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Norfolk police map out £25m spending cuts

PUBLISHED: 07:24 13 April 2011 | UPDATED: 07:52 13 April 2011

Chief constable Phil Gormley

Chief constable Phil Gormley

© ARCHANT NORFOLK 2010

The number of safer neighbourhood teams in Norwich is set to be cut from seven to four as part of police spending cuts - but chiefs said they were working to minimise the impact on front-line policing.

Existing teams in Earlham, Larkman and Marlpit, Heartsease and Thorpe Hamlet, Lakenham and Tuckswood, Mile Cross, Catton and Fiddlewood, University and Eaton and the city centre will be replaced by teams covering Norwich east, north, south and west.

The new units will correspond with Norwich City Council’s new neighbourhood management areas, which the force hopes will mean officers and council officials will be able to work more closely together.

The change will mean a reduction in the number of inspectors and sergeants in supervisory roles within the teams, but the number of PCs and PCSOs who walk to beat will remain the same.

There are a total of 187 PCs and PCSOs in Norwich.

Between 150 and 350 police officer posts will be lost across Norfolk over the next four years as the force looks to balance the books in the wake of government spending cuts.

The exact number will be reviewed as the full scale of other savings becomes clear but the force hopes the number will be at the lower end of the scale.

About 60 PCSO and 230 civilian posts will also go.

Norfolk police have mapped out proposals to cut almost £25m from the force’s annual £148m budget – promising they will minimise the impact on front-line policing.

The number of safer neighbourhood teams across the rest of Norfolk will remain unchanged at 46.

Virtually all civilian functions, except police community support officers, will be shared between Norfolk and Suffolk police and the two forces will continue to look at ways they can share key policing functions.

The major investigation team was the first department to be merged and other units including firearms and other protective services are to be combined. Other services such as custody officers will soon be combined and a review is under way into the possibility of a joint control room to answer 999 calls.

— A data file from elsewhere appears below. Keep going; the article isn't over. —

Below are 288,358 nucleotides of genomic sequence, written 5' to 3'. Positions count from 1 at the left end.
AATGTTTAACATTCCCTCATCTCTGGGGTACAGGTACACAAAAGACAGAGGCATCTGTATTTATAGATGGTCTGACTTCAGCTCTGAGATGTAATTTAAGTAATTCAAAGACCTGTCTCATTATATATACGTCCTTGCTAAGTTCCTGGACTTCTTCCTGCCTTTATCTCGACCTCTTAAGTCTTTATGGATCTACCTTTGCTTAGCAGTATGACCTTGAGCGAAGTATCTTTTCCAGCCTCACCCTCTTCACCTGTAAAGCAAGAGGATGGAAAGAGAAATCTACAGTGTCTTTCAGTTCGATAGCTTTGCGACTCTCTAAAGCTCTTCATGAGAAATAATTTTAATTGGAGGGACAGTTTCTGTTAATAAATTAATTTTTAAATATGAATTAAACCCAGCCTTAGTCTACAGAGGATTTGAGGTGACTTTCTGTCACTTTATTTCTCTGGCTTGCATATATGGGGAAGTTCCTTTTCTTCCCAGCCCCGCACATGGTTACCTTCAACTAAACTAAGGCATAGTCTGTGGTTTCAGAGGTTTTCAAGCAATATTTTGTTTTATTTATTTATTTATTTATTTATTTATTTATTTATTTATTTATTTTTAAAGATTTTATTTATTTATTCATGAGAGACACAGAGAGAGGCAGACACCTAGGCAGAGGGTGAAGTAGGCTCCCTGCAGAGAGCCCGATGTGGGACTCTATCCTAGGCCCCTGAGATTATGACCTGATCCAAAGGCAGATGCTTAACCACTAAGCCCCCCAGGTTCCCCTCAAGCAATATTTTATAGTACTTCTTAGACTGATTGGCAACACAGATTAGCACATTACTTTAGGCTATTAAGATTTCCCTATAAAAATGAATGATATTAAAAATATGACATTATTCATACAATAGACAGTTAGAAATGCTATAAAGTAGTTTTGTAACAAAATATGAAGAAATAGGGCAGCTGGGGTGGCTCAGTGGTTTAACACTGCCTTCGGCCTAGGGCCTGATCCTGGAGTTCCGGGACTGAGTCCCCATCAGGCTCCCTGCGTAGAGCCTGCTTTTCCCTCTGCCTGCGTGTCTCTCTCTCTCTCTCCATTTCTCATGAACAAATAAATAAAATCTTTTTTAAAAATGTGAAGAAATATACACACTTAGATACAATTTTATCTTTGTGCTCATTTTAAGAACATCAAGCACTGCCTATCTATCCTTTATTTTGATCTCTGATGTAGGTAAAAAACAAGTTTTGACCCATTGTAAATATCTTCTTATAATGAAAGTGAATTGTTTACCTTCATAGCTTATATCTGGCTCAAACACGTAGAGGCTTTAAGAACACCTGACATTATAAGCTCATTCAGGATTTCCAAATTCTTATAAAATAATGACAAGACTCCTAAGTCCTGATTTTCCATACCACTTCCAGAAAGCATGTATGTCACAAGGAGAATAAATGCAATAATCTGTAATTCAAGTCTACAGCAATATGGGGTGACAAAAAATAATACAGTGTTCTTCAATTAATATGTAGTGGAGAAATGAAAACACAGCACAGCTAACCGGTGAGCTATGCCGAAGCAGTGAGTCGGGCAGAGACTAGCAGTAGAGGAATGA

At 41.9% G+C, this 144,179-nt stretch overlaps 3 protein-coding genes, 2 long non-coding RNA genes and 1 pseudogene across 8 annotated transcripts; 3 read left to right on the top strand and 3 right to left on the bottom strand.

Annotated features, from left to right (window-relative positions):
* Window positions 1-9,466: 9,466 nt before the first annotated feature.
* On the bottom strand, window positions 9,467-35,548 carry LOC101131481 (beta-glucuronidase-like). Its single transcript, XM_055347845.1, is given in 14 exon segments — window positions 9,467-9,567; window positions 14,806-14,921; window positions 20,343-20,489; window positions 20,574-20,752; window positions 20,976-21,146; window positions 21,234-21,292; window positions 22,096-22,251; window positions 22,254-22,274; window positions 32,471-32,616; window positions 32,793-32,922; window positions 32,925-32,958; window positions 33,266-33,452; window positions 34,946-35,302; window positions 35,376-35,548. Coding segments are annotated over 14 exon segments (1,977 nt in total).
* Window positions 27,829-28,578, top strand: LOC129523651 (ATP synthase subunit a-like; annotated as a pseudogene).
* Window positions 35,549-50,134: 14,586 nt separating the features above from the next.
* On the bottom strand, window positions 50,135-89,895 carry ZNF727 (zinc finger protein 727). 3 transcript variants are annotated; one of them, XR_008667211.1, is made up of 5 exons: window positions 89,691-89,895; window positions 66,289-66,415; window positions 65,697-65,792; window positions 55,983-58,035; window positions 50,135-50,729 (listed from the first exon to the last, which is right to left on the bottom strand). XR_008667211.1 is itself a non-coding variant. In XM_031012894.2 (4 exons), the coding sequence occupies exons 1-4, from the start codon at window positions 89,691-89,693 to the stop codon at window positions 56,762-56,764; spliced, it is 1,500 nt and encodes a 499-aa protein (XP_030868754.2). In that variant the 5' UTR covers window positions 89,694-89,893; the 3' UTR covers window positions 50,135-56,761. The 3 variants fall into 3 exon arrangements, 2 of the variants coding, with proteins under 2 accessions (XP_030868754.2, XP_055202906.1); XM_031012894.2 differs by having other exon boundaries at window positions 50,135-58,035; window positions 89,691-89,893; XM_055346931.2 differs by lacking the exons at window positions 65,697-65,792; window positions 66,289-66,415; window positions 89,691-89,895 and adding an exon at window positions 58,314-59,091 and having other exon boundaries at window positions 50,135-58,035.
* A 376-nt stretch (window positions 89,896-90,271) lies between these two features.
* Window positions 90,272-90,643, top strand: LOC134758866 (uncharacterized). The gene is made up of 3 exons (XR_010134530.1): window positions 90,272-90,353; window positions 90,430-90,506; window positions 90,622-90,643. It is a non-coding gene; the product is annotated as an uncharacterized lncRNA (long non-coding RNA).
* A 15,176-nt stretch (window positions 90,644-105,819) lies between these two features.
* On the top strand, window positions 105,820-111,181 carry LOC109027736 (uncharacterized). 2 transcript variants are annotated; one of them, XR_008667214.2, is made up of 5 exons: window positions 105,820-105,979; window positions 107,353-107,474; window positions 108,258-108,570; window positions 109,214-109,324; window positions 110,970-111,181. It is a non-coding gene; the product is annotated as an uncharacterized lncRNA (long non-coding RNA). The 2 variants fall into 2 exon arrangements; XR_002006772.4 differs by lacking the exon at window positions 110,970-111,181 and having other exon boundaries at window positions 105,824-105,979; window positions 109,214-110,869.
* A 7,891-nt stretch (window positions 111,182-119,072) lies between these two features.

Chiefs say the plan is designed to protect the frontline as much as possible.

For example, the reduction in safer neighbourhood teams in Norwich will see supervisory posts, inspector and sergeant ranks cut, but PCs and PCSOs on the ground will remain at current levels.

Other changes include reducing the demand on frontline officers by allowing PCSOs to deal with low level crime and anti-social behaviour, while non-crime incidents will be handled over the phone within the force’s command and control room. Changes to shift patterns are also to be implemented.

The new model will potentially lead to the loss of one superintendent, two chief inspectors, six inspectors and 20 sergeants.

This will amount to a predicted saving of about £1.7m.

The review is just one key element of the force’s Challenge Programme – an umbrella title for a series of reviews looking into ways of cutting costs across its operations. Chief constable Phil Gormley, pictured left, said the review should have minimal impact on local communities.

He said the process had been “an evolution and not a revolution” as elements of the former policing model had been retained.

Mr Gormley added: “We felt it was a priority to retain the principles of neighbourhood policing, not least because the SNTs are working well and are embedded within communities.

“By creating multi-skilled teams of officers who are supported by a single management structure and working to a single shift pattern, we are able to retain the best of the current mode of working.”

Stephen Bett, chairman of Norfolk Police Authority, said: “I think the chief constable and his senior team have climbed a mountain to find the potential for £24.5m worth of savings so soon after finding £19m of efficiency savings from modernisation in the past three years.

“It is quite possible that, by setting out to achieve minimal impact on the public, the people of Norfolk will notice little obvious difference in the service they receive.”

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